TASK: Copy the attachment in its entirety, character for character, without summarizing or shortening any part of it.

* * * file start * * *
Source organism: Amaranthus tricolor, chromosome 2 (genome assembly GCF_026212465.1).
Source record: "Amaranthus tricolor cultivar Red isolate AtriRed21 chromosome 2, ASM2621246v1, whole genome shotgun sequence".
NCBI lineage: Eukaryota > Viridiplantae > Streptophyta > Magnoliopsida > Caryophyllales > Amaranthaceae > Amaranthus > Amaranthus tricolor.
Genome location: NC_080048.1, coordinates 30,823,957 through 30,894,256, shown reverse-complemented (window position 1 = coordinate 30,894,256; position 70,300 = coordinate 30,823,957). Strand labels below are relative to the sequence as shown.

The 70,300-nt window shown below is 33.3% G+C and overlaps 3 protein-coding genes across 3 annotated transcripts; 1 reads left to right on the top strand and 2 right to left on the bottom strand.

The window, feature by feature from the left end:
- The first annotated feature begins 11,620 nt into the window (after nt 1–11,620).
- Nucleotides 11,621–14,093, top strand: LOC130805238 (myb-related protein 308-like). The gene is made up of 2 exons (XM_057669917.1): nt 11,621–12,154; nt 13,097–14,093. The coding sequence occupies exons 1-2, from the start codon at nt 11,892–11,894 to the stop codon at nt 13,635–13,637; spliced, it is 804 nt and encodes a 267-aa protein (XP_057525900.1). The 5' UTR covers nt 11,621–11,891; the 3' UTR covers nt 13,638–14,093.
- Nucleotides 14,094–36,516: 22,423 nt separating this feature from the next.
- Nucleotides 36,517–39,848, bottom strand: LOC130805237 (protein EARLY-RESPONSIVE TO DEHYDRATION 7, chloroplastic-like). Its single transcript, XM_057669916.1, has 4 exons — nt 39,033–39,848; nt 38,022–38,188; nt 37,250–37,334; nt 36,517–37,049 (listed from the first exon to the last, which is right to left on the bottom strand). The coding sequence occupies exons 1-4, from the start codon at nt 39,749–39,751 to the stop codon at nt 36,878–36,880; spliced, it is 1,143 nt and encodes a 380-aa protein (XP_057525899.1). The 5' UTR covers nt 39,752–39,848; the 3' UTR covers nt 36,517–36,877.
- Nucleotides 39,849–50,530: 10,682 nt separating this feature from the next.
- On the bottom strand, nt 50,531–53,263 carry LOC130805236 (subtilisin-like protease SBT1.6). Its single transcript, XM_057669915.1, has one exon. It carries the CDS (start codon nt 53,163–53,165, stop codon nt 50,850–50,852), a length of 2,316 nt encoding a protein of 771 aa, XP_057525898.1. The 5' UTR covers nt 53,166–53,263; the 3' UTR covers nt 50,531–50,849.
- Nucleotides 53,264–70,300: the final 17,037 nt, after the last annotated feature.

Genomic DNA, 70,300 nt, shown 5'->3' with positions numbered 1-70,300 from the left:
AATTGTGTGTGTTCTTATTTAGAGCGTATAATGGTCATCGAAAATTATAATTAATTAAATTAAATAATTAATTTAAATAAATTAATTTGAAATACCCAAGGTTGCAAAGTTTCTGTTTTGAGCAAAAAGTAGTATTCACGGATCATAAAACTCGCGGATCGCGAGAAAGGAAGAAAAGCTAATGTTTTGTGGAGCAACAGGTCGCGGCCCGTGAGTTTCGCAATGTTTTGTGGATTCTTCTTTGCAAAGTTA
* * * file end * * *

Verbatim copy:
Source organism: Amaranthus tricolor, chromosome 2 (genome assembly GCF_026212465.1).
Source record: "Amaranthus tricolor cultivar Red isolate AtriRed21 chromosome 2, ASM2621246v1, whole genome shotgun sequence".
NCBI lineage: Eukaryota > Viridiplantae > Streptophyta > Magnoliopsida > Caryophyllales > Amaranthaceae > Amaranthus > Amaranthus tricolor.
Genome location: NC_080048.1, coordinates 30,823,957 through 30,894,256, shown reverse-complemented (window position 1 = coordinate 30,894,256; position 70,300 = coordinate 30,823,957). Strand labels below are relative to the sequence as shown.

The 70,300-nt window shown below is 33.3% G+C and overlaps 3 protein-coding genes across 3 annotated transcripts; 1 reads left to right on the top strand and 2 right to left on the bottom strand.

The window, feature by feature from the left end:
- The first annotated feature begins 11,620 nt into the window (after nt 1–11,620).
- Nucleotides 11,621–14,093, top strand: LOC130805238 (myb-related protein 308-like). The gene is made up of 2 exons (XM_057669917.1): nt 11,621–12,154; nt 13,097–14,093. The coding sequence occupies exons 1-2, from the start codon at nt 11,892–11,894 to the stop codon at nt 13,635–13,637; spliced, it is 804 nt and encodes a 267-aa protein (XP_057525900.1). The 5' UTR covers nt 11,621–11,891; the 3' UTR covers nt 13,638–14,093.
- Nucleotides 14,094–36,516: 22,423 nt separating this feature from the next.
- Nucleotides 36,517–39,848, bottom strand: LOC130805237 (protein EARLY-RESPONSIVE TO DEHYDRATION 7, chloroplastic-like). Its single transcript, XM_057669916.1, has 4 exons — nt 39,033–39,848; nt 38,022–38,188; nt 37,250–37,334; nt 36,517–37,049 (listed from the first exon to the last, which is right to left on the bottom strand). The coding sequence occupies exons 1-4, from the start codon at nt 39,749–39,751 to the stop codon at nt 36,878–36,880; spliced, it is 1,143 nt and encodes a 380-aa protein (XP_057525899.1). The 5' UTR covers nt 39,752–39,848; the 3' UTR covers nt 36,517–36,877.
- Nucleotides 39,849–50,530: 10,682 nt separating this feature from the next.
- On the bottom strand, nt 50,531–53,263 carry LOC130805236 (subtilisin-like protease SBT1.6). Its single transcript, XM_057669915.1, has one exon. It carries the CDS (start codon nt 53,163–53,165, stop codon nt 50,850–50,852), a length of 2,316 nt encoding a protein of 771 aa, XP_057525898.1. The 5' UTR covers nt 53,166–53,263; the 3' UTR covers nt 50,531–50,849.
- Nucleotides 53,264–70,300: the final 17,037 nt, after the last annotated feature.

Genomic DNA, 70,300 nt, shown 5'->3' with positions numbered 1-70,300 from the left:
AATTGTGTGTGTTCTTATTTAGAGCGTATAATGGTCATCGAAAATTATAATTAATTAAATTAAATAATTAATTTAAATAAATTAATTTGAAATACCCAAGGTTGCAAAGTTTCTGTTTTGAGCAAAAAGTAGTATTCACGGATCATAAAACTCGCGGATCGCGAGAAAGGAAGAAAAGCTAATGTTTTGTGGAGCAACAGGTCGCGGCCCGTGAGTTTCGCAATGTTTTGTGGATTCTTCTTTGCAAAGTTA